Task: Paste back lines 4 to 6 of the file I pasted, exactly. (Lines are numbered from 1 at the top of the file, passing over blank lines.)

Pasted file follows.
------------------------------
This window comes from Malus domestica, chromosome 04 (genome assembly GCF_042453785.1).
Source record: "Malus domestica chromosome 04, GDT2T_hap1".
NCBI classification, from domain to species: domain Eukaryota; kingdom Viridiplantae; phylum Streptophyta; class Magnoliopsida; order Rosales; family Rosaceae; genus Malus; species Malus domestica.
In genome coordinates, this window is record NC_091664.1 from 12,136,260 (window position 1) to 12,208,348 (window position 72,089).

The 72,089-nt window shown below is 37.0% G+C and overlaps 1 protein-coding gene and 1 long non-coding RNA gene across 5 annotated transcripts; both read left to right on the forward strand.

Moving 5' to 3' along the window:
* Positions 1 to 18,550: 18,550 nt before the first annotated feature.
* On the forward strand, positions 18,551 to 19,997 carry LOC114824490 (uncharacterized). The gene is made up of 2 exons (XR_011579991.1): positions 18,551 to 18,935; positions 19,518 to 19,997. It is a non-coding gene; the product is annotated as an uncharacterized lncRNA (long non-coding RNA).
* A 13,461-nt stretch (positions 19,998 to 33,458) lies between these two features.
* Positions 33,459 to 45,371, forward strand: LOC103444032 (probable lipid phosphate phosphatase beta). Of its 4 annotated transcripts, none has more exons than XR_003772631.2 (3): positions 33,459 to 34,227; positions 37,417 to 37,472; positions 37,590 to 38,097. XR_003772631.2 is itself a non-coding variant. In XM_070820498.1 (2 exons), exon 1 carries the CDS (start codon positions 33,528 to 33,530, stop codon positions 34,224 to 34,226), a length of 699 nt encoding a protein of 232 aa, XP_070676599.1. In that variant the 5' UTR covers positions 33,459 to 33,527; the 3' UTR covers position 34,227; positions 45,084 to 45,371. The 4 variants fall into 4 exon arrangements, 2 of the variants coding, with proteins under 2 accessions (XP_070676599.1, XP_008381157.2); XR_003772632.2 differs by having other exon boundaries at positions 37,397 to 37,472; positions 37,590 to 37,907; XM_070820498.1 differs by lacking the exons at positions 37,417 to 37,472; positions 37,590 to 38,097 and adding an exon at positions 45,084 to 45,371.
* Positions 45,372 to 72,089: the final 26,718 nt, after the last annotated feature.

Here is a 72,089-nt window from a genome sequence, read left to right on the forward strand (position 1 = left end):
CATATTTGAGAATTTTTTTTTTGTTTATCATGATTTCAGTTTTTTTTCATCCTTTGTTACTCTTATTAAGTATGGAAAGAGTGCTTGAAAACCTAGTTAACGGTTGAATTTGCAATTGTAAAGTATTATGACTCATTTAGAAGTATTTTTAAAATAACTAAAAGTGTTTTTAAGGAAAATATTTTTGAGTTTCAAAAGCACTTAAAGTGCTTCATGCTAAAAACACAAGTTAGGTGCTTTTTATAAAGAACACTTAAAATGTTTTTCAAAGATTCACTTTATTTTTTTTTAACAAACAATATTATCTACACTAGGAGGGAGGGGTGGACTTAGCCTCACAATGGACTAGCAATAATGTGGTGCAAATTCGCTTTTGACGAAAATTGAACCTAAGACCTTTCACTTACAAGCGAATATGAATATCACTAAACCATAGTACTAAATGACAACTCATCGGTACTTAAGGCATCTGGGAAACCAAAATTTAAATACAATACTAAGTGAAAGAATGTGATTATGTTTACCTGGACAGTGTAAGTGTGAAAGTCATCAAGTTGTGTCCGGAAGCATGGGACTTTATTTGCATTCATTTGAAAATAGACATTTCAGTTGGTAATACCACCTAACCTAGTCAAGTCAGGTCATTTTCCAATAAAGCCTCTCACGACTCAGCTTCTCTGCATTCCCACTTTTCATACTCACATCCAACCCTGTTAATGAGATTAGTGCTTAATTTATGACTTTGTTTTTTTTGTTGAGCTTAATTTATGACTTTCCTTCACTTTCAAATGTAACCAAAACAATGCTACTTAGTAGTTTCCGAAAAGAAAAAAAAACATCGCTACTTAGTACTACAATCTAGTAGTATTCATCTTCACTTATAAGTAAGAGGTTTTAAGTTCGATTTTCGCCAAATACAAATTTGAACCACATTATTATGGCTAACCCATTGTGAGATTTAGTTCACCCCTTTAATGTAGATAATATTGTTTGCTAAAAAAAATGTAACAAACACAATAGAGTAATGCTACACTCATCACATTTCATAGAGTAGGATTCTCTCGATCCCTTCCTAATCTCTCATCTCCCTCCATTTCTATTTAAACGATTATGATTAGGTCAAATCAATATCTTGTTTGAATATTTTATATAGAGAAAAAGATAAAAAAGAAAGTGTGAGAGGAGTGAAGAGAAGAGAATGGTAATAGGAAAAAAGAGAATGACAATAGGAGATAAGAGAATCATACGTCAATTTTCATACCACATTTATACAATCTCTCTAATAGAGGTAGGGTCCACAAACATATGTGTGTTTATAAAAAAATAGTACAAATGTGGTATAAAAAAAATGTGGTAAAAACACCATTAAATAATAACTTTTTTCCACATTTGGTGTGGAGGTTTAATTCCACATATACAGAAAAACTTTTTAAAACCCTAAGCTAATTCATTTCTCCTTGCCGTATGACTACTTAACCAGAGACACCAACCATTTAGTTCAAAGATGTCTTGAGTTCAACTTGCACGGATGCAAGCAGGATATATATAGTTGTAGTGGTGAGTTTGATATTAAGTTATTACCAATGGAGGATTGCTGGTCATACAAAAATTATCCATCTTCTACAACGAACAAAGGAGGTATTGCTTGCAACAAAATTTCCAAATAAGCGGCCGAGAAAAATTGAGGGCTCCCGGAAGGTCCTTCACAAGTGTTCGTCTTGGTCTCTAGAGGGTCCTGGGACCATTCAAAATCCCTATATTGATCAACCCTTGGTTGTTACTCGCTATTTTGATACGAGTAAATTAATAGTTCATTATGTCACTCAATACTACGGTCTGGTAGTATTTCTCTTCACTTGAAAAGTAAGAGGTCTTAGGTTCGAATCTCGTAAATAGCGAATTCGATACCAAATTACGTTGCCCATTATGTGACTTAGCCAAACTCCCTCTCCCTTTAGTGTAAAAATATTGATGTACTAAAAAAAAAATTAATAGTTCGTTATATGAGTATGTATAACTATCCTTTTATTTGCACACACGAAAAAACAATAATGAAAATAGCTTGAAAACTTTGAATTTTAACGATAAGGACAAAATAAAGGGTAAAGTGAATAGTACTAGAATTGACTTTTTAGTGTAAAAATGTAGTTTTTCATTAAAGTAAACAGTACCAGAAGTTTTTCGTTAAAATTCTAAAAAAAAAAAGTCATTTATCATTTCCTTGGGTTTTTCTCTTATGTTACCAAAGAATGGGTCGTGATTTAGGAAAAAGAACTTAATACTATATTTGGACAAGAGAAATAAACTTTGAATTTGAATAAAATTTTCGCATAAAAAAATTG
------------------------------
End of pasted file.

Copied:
In genome coordinates, this window is record NC_091664.1 from 12,136,260 (window position 1) to 12,208,348 (window position 72,089).

The 72,089-nt window shown below is 37.0% G+C and overlaps 1 protein-coding gene and 1 long non-coding RNA gene across 5 annotated transcripts; both read left to right on the forward strand.

Moving 5' to 3' along the window: